Bruins notebook

Bite lacking in the dog days

Midseason dip not due to injury

By Fluto Shinzawa
Globe Staff / January 19, 2012
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TAMPA - Tonight at the Prudential Center, when the Bruins conclude their four-game road trip against the Devils, Brad Marchand and Rich Peverley will be back in uniform. At just the right time.

The Bruins are in second place in the Eastern Conference. They have played the fewest games of any team in the East. They are 6-4-0 in their last 10.

But this is not the same team that was rolling opponents just a month ago. After Tuesday’s 5-3 setback against Tampa Bay, goaltender Tim Thomas was asked whether his opponent looked like a club that had lost seven straight games.

“They didn’t look like that against us,’’ Thomas answered. “We looked like that.’’

Tonight, the Bruins will welcome back two of their more important all-around forwards. Marchand is eligible to return after completing his five-game suspension for clipping Vancouver’s Sami Salo. Peverley has missed the last two games because of a personal matter.

Prior to his suspension, Marchand (16-16-32) was the team’s third-leading scorer behind linemates Tyler Seguin and Patrice Bergeron. Marchand is averaging 16:58 of ice time per game.

Peverley, the No. 3 right wing, has 7 goals and 22 assists. He is logging 16:46 of ice time per game, including 2:59 on the power play and 1:54 on the penalty kill. Most recently, Peverley had been manning the right point on the No. 1 power-play unit alongside Zdeno Chara.

“Look at what they do,’’ said coach Claude Julien. “Pev is a power-play and penalty-kill guy. Marchand can do both as well. They’re guys that play a lot of minutes.’’

Without Marchand and Peverley, the lineup underwent alterations. Benoit Pouliot was promoted to the second line. He had been clicking on the third line with Peverley and Chris Kelly.

The most drastic difference has been on the third line. For the last two games, Kelly has been centering Jordan Caron and Zach Hamill. Both of the youngsters played less than 10 minutes against the Lightning. With two inexperienced players flanking Kelly, the No. 3 line had little impact.

But the Bruins should have been able to absorb their personnel losses with better efficiency. For almost a full year, the Bruins have been blessed with nearly perfect health. Their last major injury was on Jan. 22, 2011, when Marc Savard played in what was likely the final game of his career before being felled with a concussion.

Meanwhile, all of their primary competitors have suffered crippling injuries. Marc Staal, the Rangers’ No. 1 defenseman, missed almost the entire first half of the season because of a concussion. Philadelphia will be without captain Chris Pronger (concussion) for the rest of the season. The Flyers are currently without James van Riemsdyk (concussion), and saw top gun Claude Giroux miss time because of a head injury.

On Tuesday, the Lightning managed to topple the Bruins despite missing Mattias Ohlund, Victor Hedman, Marc-Andre Bergeron, and Adam Hall, all regulars from their lineup last year.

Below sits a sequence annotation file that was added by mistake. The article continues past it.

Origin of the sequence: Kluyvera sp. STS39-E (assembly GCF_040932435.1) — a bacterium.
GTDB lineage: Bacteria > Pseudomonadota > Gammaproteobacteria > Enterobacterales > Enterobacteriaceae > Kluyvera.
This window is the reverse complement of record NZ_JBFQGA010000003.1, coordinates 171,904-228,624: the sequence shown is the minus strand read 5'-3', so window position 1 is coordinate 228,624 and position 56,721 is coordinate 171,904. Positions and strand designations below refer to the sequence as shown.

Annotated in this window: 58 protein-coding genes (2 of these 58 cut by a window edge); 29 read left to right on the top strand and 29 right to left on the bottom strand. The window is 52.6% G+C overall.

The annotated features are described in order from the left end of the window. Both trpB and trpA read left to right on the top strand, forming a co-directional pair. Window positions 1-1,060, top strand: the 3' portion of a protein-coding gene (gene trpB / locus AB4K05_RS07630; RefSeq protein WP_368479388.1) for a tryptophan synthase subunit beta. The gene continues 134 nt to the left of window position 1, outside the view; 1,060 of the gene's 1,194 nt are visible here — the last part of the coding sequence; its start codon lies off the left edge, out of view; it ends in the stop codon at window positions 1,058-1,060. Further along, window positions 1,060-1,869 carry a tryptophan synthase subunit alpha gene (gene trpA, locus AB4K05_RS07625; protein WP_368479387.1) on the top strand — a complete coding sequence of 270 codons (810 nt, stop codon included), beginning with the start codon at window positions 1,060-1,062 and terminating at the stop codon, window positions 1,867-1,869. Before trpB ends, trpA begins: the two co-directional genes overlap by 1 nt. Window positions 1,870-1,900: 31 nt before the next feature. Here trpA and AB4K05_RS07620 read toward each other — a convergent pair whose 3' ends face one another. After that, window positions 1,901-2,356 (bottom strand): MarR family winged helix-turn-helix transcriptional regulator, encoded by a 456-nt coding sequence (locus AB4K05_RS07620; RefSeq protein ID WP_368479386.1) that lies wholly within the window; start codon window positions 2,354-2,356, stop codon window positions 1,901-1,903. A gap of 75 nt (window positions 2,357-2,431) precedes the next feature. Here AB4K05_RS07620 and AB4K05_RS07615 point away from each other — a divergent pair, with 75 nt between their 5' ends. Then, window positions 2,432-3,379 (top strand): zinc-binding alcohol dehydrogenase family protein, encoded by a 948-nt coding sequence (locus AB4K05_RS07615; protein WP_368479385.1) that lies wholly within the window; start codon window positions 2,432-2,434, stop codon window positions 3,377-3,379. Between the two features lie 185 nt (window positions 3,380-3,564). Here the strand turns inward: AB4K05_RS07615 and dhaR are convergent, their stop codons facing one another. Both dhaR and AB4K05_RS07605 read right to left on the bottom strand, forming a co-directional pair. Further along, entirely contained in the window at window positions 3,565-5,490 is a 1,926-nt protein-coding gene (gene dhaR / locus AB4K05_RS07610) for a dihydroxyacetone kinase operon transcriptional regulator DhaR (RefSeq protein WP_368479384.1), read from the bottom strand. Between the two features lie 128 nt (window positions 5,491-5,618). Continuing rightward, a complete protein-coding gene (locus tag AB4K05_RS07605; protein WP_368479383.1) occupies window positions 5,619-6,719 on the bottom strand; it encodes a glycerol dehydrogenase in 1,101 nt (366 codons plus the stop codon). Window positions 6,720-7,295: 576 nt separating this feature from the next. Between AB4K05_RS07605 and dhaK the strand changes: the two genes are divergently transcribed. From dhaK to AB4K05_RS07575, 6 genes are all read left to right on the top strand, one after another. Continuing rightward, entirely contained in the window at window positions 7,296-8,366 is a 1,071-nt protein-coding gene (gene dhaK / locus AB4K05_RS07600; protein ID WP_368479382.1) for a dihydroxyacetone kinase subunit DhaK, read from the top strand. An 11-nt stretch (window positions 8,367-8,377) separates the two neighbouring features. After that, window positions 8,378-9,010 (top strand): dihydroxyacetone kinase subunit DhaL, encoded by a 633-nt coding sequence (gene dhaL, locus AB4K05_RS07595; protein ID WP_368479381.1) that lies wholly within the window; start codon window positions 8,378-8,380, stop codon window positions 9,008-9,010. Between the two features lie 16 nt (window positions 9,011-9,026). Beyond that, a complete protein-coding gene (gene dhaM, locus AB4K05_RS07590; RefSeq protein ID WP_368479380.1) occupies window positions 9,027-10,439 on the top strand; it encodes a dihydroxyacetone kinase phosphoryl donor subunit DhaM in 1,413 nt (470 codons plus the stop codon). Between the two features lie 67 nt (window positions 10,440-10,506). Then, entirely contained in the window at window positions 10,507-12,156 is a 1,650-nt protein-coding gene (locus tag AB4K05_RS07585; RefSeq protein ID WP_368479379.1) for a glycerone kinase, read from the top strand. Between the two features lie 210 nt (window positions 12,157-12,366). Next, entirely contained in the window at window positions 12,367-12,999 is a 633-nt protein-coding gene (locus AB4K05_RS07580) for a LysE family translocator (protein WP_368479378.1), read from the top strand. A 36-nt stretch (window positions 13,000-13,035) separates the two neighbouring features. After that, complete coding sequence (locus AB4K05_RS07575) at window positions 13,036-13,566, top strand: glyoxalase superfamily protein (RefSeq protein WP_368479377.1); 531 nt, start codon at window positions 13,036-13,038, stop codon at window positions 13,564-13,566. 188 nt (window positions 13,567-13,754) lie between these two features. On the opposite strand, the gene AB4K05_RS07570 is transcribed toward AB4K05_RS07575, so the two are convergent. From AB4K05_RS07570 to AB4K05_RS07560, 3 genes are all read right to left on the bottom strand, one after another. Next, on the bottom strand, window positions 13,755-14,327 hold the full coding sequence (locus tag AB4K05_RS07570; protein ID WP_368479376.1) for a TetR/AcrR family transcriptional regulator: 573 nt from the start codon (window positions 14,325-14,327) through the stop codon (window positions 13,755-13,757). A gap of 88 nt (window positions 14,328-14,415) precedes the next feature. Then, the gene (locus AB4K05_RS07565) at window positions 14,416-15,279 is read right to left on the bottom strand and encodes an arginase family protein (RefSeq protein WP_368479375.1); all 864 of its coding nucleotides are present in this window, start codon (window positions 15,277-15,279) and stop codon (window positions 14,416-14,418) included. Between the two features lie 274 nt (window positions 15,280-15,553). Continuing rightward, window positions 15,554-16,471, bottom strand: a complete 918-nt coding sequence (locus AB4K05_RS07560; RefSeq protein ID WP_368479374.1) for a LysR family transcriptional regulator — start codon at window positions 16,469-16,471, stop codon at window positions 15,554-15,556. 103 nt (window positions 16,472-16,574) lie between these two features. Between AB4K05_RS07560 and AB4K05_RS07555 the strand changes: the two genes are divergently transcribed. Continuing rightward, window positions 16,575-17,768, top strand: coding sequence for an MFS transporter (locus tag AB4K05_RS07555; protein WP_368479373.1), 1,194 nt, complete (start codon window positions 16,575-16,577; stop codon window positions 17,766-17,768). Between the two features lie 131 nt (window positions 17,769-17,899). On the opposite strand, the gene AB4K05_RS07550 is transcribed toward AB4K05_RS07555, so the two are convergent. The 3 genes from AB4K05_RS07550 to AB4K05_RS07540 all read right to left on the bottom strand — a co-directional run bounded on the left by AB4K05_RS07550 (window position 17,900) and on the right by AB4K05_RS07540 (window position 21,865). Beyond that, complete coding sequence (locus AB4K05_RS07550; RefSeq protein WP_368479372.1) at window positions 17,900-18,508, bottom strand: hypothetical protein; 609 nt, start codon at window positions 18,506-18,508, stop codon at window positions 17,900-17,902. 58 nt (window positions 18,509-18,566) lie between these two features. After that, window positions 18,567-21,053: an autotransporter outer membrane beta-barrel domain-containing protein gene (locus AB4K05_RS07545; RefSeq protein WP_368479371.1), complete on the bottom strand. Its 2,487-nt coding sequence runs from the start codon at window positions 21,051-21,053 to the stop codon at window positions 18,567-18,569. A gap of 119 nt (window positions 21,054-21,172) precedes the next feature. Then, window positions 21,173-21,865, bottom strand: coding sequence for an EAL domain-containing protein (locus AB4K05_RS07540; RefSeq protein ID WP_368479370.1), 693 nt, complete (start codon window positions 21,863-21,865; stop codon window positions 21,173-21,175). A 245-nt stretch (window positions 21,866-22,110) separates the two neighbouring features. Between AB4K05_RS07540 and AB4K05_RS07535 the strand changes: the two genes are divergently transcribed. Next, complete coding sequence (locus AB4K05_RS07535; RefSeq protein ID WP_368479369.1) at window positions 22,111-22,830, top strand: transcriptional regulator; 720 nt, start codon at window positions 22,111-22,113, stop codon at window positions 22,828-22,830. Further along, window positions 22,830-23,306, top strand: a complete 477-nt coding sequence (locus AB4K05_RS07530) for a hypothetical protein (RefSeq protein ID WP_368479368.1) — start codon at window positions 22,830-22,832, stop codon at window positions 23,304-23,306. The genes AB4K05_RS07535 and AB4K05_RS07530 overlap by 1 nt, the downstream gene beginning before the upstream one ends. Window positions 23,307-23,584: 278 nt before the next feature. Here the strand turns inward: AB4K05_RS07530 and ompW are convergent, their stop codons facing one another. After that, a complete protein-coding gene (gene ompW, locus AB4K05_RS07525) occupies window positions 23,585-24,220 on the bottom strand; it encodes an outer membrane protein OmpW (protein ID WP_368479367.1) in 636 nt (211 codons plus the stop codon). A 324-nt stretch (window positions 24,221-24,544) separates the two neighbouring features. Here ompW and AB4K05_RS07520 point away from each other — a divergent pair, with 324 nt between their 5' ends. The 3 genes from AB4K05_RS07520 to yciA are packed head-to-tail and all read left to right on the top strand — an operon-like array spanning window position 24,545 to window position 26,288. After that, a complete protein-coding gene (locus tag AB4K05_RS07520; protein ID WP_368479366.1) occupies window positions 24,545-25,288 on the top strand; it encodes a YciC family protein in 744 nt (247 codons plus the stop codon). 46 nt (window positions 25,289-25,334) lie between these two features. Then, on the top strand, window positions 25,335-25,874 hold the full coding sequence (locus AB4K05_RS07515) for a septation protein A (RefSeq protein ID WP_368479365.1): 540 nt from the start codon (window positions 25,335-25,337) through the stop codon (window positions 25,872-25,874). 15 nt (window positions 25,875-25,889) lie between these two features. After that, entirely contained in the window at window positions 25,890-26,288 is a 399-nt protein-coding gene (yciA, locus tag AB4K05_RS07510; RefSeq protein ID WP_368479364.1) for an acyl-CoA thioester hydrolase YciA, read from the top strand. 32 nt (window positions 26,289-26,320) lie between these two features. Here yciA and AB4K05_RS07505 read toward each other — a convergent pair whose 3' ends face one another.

“Everybody has those situations around the league,’’ Julien said. “If anything, you’d like your team to be able to play through those kinds of things. Normally, we would. But we’re not playing the way we should.

“If everybody was competing the way they could, those things wouldn’t even be an issue. Right now, they might seem like an issue. But it’s more about what we have on the ice more than what we don’t have on the ice.’’

What Julien has is a roster full of players in midseason doldrums. The Bruins are very comfortable in the conference. Four games remain before the All-Star break. After that pause, less than a month will remain before the Feb. 27 trade deadline. After that, there is the final sprint to the end of the regular season and then the playoffs.

For the Bruins, these are the dog days. Which might explain why they’re playing as such.

In their last four games, the Bruins have played three opponents (Montreal, Carolina, Tampa Bay) that will, in all likelihood, be on the golf courses by April. The Bruins didn’t play well against any of the three, beating Montreal by one goal at home and losing to the Hurricanes and Lightning on the road.

“We know we can be better defensively,’’ said Daniel Paille. “We’re giving up 3-4 goals a game now for the last few. It’s something we take a lot of pride in.

“We have to get back to that mentality. We had a good stretch. We’ve got to go back to a couple months ago when we felt pretty confident in ourselves and play like we did back then.’’

Chara a Star captain

Chara, a former Senator, will be one of the two All-Star captains for the game this month in Ottawa, the NHL announced yesterday. Senators captain Daniel Alfredsson will wear the other “C.’’ Chara and Alfredsson will be responsible for drafting players for their rosters Jan. 27. This is the second time such a format will be used. Last year, Eric Staal and Nicklas Lidstrom served as captains . . . The Bruins didn’t practice yesterday. After staying over in Tampa following Tuesday’s loss, they traveled to New Jersey yesterday.

Fluto Shinzawa can be reached at Follow him on Twitter @GlobeFluto.

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